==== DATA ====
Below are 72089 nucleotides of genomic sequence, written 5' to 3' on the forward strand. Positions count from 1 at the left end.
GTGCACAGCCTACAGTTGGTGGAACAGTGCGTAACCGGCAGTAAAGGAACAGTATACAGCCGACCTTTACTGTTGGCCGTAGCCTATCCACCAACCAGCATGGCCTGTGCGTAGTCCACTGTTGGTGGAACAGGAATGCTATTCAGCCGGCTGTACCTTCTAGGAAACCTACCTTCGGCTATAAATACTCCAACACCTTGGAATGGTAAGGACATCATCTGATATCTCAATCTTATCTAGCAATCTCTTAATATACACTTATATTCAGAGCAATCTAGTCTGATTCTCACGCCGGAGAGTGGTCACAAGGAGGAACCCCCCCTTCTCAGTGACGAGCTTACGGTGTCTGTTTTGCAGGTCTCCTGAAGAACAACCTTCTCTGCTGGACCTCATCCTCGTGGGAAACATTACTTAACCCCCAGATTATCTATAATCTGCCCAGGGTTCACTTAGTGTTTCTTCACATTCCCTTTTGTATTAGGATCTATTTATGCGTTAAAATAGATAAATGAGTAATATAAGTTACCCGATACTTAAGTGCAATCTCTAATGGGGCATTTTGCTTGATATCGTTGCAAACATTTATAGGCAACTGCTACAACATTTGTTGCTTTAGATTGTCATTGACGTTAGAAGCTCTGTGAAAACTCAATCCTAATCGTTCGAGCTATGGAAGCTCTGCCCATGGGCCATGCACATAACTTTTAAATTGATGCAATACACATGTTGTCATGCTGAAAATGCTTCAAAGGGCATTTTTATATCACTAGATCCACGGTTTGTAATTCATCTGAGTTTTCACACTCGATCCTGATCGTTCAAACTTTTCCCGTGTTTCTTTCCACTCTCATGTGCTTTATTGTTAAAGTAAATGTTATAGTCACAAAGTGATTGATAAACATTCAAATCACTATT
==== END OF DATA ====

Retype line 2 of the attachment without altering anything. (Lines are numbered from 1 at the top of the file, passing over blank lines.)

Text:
GTGCACAGCCTACAGTTGGTGGAACAGTGCGTAACCGGCAGTAAAGGAACAGTATACAGCCGACCTTTACTGTTGGCCGTAGCCTATCCACCAACCAGCATGGCCTGTGCGTAGTCCACTGTTGGTGGAACAGGAATGCTATTCAGCCGGCTGTACCTTCTAGGAAACCTACCTTCGGCTATAAATACTCCAACACCTTGGAATGGTAAGGACATCATCTGATATCTCAATCTTATCTAGCAATCTCTTAATATACACTTATATTCAGAGCAATCTAGTCTGATTCTCACGCCGGAGAGTGGTCACAAGGAGGAACCCCCCCTTCTCAGTGACGAGCTTACGGTGTCTGTTTTGCAGGTCTCCTGAAGAACAACCTTCTCTGCTGGACCTCATCCTCGTGGGAAACATTACTTAACCCCCAGATTATCTATAATCTGCCCAGGGTTCACTTAGTGTTTCTTCACATTCCCTTTTGTATTAGGATCTATTTATGCGTTAAAATAGATAAATGAGTAATATAAGTTACCCGATACTTAAGTGCAATCTCTAATGGGGCATTTTGCTTGATATCGTTGCAAACATTTATAGGCAACTGCTACAACATTTGTTGCTTTAGATTGTCATTGACGTTAGAAGCTCTGTGAAAACTCAATCCTAATCGTTCGAGCTATGGAAGCTCTGCCCATGGGCCATGCACATAACTTTTAAATTGATGCAATACACATGTTGTCATGCTGAAAATGCTTCAAAGGGCATTTTTATATCACTAGATCCACGGTTTGTAATTCATCTGAGTTTTCACACTCGATCCTGATCGTTCAAACTTTTCCCGTGTTTCTTTCCACTCTCATGTGCTTTATTGTTAAAGTAAATGTTATAGTCACAAAGTGATTGATAAACATTCAAATCACTATT